This young fledgling white raven was spotted in the Coombs area on May 16. (Mike Yip photo)

This young fledgling white raven was spotted in the Coombs area on May 16. (Mike Yip photo)

Expert says 2 sets of parents producing rare white ravens on Vancouver Island

One of the iconic birds is currently recovering at wildlife centre after being rescued

Nanoose Bay bird expert and photographer Mike Yip believes there are two sets of parents producing white ravens in the Parksville Qualicum Beach area.

On May 14, resident Bridget Flynn discovered a white raven with its four siblings in Coombs and informed Yip. He was able to take photos of the fledgling white raven on May 16.

Yip said he heard another report of a white raven in the area but was not able to track it down until an injured white raven was found and taken to the North Island Wildlife Recovery Centre in Errington in late May. It confirmed Yip’s hunch that there is another set of parents producing white ravens in the area.

READ MORE: Rare white raven, 2 orphaned bear cubs cared for at Errington wildlife rescue centre

“To have one pair of common ravens producing white offspring is rare,” said Yip. “Having two pairs is incredible.”

Yip indicated the white ravens in the area are leucistic and are able to produce melanin as evidenced by the blue colour in their eyes.

“Leucism is hereditary so for every white raven produced, there is the possibility of two black siblings that carry the same recessive mutated gene,” Yip explained. “Over the course of 20 years there could be as many as 40 black ravens with the recessive gene. It would just be a matter of time before two of them mated.”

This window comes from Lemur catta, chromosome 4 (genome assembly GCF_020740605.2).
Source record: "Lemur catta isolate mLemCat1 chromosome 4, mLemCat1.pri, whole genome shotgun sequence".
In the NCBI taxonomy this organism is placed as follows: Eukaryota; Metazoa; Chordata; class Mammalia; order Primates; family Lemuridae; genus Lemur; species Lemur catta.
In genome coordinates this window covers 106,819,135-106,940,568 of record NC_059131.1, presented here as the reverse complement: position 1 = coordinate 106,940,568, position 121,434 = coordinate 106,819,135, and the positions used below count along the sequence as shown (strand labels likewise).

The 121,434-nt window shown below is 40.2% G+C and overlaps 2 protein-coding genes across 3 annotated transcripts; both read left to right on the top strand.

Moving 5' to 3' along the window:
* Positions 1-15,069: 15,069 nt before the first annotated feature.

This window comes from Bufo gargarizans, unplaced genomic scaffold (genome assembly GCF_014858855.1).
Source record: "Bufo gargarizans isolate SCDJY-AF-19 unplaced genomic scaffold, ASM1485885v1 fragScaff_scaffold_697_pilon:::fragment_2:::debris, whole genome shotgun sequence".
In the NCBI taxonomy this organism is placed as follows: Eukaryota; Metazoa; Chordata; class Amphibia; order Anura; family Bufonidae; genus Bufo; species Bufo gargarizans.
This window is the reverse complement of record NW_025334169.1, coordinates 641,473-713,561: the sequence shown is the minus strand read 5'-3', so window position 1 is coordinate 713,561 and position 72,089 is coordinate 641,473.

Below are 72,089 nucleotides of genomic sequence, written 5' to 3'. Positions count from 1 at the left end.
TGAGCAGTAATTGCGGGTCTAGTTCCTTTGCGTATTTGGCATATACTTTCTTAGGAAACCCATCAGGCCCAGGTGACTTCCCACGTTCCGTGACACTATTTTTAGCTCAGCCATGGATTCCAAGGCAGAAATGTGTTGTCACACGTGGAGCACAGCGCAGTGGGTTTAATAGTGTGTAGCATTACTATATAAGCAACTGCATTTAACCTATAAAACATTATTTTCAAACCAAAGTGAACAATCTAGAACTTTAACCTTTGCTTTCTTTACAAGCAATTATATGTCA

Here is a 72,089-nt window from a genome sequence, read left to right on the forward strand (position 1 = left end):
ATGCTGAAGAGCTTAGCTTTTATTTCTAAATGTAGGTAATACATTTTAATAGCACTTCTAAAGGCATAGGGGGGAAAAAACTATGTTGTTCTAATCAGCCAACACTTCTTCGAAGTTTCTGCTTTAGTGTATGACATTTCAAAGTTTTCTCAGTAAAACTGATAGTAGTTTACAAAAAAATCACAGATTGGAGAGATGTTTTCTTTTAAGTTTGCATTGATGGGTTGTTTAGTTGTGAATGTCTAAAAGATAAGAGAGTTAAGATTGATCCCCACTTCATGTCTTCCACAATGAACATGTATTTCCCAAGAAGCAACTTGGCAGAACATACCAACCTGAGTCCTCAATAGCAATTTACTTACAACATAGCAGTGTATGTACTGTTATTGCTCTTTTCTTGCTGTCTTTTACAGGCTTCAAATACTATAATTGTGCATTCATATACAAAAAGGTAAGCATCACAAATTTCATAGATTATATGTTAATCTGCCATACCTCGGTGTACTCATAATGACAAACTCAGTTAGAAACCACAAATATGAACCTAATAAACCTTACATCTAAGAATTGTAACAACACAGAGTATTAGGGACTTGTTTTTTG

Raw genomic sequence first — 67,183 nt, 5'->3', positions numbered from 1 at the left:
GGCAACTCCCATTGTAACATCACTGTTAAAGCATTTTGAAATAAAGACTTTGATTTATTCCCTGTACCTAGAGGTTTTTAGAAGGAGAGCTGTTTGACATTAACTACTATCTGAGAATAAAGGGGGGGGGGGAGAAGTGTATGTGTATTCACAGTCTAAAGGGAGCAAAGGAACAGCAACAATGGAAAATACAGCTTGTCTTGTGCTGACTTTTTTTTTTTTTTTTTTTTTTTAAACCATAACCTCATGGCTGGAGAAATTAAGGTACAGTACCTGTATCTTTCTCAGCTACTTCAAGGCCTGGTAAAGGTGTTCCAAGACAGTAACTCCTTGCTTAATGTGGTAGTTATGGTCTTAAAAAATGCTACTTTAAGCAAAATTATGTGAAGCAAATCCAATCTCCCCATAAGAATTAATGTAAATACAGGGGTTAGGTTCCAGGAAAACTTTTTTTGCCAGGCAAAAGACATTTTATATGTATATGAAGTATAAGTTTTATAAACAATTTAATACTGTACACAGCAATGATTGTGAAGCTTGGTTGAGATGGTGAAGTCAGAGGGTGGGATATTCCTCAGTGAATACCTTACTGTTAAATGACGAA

Yip also pointed out that leucism can also produced other factors such as disease.

“Without a DNA sample it is difficult to say if the injured raven is a product of heredity,” said Yip. “If it is, then there is the possibility of twice as many white ravens in coming years.”

Meanwhile the injured white raven that is now under the care of the recovery centre is on the mend, according to animal care technician Derek Downes.

“The white raven has completed its course of antibiotics and its body condition is slowly starting to improve,” said Downes. “As well it has started to pick at food on its own.”

There is no current timetable as to when the bird may be released back into the wild.

For more news from Vancouver Island and beyond delivered daily into your inbox, please click here.

Michael.Briones@pqbnews.com

Like us on Facebook and follow us on Twitter 

Parksvillequalicum beach

Just Posted

A shot from within Leah McDiarmid’s new gallery shows a sneak peak at June 13’s opening exhibit. (Leah McDiarmid photo)
New gallery promises engaging experience in Tofino

Tofino Gallery of Contemporary Art unveils inaugural exhibit on June 13

Louise Rodgers and Georgina Valk cup a handful of freshly sifted, nutrient-rich compost. The duo met about 10 years ago while their kids were in kindergarten. They saw a need for composting in Tofino so they founded Tofino Urban Farm Co. (Nora O’Malley photo)
Tofino moms turn mounds of organic waste into “Black Gold”

Curbside residential and commercial compost pickup to begin in 2022 for West Coasters

(file)
Tla-o-qui-aht Tribal Parks thanks Tofino businesses for becoming allies

Businesses say they can play a part in reconciliation by supporting Indigenous stewardship